July 3, 2022
In 2 Kings 5.1-14 the prophet Elisha heals Naaman of leprosy. (Naaman is not an Israelite. God’s grace extends to all people.) Elisha instructs him to wash in the Jordan river. Naaman is angry, since, if that’s all that’s needed, he could have washed in one of the rivers of his own country. But his servants convince him to wash, and he is healed.
Psalm 30 is a thanksgiving for God’s saving grace, and trust in the face of sorrow and challenge.
In Galatians 6.1-16 Paul talks about living in community. The point of God’s law is not for some people to be righteous, but for everybody to live together. Restore transgressors gently, and bear one another’s burdens. Pay attention to your own behavior instead of criticizing others or comparing yourselves to them. You reap what you sow: you set the tone of your own life. Work for the good of all. In verses 11-16 he summarizes the letter’s main point: that what matters is faith, not adherence to Jewish laws like circumcision.
In Luke 10.1-11, 16-20 Jesus is on his way toward Jerusalem. He sends out 72 disciples in pairs to go ahead of him to cure the sick and proclaim the nearness of the Reign of God. He coaches them to travel light, spread peace, and take nothing personally. Upon their return they rejoice at their success, but Jesus reminds them that the real joy is their relationship with God.
Jesus preaches a sermon on this text, in Luke 4, about the inclusiveness of God’s love. It nearly gets him killed. When wee don’t actually trust God’s grace we are fearful we are of sharing it, as if there’s a finite amount. We feel the need to be better, in some way, than others; we want to be “first.” (Remember last week when the disciples wanted to call down fire on some Samaritans for not accepting Jesus?)
Naaman expects some fancy rigamarole for his healing, and is disappointed by the simplicity and banality of Jesus’ instructions. Sometimes we have some fancy expectations of religion—complicated beliefs, strenuous disciplines—when in fact we can seek wholeness in ordinary, everyday activities. God is not inaccessible except through esoteric means; God is available in our ordinary experiences.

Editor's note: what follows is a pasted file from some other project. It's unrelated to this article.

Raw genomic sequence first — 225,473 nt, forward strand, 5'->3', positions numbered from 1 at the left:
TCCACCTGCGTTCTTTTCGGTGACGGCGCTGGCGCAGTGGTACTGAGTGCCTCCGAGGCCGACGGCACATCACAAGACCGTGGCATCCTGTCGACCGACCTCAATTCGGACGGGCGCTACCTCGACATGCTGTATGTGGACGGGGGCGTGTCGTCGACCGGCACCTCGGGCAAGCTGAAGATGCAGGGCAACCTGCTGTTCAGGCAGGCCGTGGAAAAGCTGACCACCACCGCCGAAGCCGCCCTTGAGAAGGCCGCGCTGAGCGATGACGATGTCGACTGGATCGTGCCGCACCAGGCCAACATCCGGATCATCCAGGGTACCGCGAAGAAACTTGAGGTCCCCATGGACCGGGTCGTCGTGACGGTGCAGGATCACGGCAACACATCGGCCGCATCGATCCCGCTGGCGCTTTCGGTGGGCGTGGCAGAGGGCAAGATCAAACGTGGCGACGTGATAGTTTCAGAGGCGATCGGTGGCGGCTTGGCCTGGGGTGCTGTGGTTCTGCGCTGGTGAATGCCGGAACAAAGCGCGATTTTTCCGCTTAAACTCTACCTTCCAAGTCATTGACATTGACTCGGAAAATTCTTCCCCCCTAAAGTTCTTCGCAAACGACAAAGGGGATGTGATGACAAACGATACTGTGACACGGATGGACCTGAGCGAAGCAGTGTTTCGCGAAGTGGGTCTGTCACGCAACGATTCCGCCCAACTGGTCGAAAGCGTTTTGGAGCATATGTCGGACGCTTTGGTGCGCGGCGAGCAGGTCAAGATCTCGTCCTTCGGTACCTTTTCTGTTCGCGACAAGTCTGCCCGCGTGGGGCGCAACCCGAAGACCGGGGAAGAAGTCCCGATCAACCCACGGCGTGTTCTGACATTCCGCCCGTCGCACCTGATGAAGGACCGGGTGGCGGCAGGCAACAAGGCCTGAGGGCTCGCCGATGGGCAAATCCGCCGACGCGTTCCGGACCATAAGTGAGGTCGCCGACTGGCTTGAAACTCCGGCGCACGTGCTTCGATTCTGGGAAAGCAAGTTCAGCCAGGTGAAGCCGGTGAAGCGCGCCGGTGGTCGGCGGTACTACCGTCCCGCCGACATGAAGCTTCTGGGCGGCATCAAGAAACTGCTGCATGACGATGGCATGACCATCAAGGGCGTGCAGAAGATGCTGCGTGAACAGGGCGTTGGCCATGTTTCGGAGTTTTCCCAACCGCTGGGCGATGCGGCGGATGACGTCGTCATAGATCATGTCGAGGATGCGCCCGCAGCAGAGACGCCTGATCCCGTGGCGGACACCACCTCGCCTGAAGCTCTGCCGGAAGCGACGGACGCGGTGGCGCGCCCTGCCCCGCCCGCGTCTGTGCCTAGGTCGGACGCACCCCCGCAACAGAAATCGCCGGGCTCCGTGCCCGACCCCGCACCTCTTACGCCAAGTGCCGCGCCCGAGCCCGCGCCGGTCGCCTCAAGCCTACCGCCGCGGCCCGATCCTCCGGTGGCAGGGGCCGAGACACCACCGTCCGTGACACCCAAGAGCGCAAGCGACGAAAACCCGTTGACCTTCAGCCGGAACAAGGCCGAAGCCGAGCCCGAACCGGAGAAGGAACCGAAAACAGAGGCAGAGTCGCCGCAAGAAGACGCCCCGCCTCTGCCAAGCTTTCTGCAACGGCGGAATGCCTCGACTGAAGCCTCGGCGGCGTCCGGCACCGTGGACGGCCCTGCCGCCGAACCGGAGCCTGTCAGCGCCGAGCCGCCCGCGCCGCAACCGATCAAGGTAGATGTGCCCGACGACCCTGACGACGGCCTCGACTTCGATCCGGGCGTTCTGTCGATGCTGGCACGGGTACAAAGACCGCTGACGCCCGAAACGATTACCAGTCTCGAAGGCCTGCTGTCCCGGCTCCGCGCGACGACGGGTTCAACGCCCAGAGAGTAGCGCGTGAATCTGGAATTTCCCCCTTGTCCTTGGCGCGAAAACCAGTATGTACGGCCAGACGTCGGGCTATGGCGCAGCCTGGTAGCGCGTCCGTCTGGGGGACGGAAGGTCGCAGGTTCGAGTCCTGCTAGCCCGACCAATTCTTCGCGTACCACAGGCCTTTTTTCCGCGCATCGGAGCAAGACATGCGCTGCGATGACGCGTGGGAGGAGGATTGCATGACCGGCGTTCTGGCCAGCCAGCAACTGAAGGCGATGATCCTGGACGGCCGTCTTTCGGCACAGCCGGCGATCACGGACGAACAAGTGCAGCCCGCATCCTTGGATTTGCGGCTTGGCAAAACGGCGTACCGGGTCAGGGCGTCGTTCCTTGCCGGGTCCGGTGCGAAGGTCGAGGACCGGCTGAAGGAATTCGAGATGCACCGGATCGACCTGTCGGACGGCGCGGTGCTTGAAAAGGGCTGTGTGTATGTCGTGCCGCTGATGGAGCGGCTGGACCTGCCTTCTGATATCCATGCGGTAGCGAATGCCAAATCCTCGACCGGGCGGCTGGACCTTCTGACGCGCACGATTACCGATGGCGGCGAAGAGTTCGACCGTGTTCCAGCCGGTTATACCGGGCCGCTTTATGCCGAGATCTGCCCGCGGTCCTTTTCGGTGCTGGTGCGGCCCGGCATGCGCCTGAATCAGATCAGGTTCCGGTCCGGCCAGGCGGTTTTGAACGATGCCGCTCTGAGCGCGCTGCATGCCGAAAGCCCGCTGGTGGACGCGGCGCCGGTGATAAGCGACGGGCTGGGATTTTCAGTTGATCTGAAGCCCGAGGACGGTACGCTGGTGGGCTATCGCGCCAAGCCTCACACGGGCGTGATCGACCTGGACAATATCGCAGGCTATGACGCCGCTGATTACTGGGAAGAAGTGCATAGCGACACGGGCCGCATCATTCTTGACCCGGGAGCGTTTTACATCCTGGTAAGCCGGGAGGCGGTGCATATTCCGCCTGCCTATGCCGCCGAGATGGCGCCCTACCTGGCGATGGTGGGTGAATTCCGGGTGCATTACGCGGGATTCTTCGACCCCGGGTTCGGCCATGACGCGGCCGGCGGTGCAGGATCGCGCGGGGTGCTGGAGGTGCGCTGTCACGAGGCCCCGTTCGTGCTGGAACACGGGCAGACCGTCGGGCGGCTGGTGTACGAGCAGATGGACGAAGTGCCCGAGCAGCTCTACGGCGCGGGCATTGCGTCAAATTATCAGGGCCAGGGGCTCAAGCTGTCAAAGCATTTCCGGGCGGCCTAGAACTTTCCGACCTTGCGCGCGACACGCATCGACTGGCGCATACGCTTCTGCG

Again we encounter the theme of inclusiveness. Sin is distrust of God: we think we need to be good enough—that God’s approval is an earned wage, not a free gift. So we turn our desire for God’s grace into a competition. We think we have to be better than others, so we judge and compare. Paul corrects that illusion. The point of our faith is not to be good enough, but to love. So when people err we don’t judge them, we don’t punish them: we love them. Despite other texts that seem to encourage us to exclude “sinners” (as if we can judge), Paul says “whenever we have the opportunity let us work for the good of all.”
It might sound contradictory for Paul to say both “Bear one another’s burdens” in verse 2 and “All must carry their own loads” in verse 5. But what he means is your relationship with God is “your own load,” not comparable to anyone else’s; but you can help others in their struggles, and “bear one another’s burdens.” Rather than judging those who are having a hard time, help them!
Paul’s audience in Galatia is questioning whether Gentile converts have to adhere to Jewish laws to follow Jesus. Although circumcision isn’t relevant for us, Paul’s points are: one is that our actual relationship with Jesus and therefore with others is more important than external indications of “being a Christian.” like, say wearing a cross or having a fish sticker on your car; yet, if our own faith is authentic we won’t judge other people for how they show their faith, but help them be loving.
Jesus doesn’t keep the work of ministry to himself. He asks 72 others (that’s us) to join in. The tasks he assigns are to share christ’s peace, to offer healing, and to proclaim the presence of God’s Reign. He invites us to travel light, trusting that we need no more than love to be effective. And even when our message is rejected, we still offer peace and healing; we still include the very people who reject us in our vision of God’s Realm. And when people reject that message we don’t take it personally, or judge either them or ourselves. We “shake the dust from our shoes” and go on. We can’t do everything.
Imagine this is what you are sent into your daily life to do: to heal, to spread peace, to reveal God’s grace. And to take yourself lightly.
Jesus sends us out as “lambs in the midst of wolves.” We are not expected to be wolves. We are not to be manipulative or coercive.we will not expect to get our way, or assume our ways should dominate. In our gentleness and nonviolence we will be vulnerable. We may not prevail. Wolves may still be wolves. But we will not follow their ways. We will bear witness, extend healing, and work for justice.
The Reign (“Kingdom”) of God
Jesus sends us out to proclaim that God’s Reign is near. Jesus seems to have meant three things by the Kingdom, or the Realm, of God. One is God’s absolute sovereignty over all of life whether we accept it or not. This world is not ours, and not anyone else’s, no matter how powerful. It’s God’s. The Empire of God is a direct antithesis to the Empire of Rome. Whereas Rome oversees an Empire of domination and submission, a system of power, privilege and exclusion, God’s Empire is an Empire of Grace, in which everyone is beloved, and everyone belongs. (There’s that theme of inclusivity again.) The Empire of God contradicts all our human empires of domination, obligation, deserving and comparison. God’s Imperial Rule is the reign of love. Grace is absolute. This aspect of the Reign of God is eternal.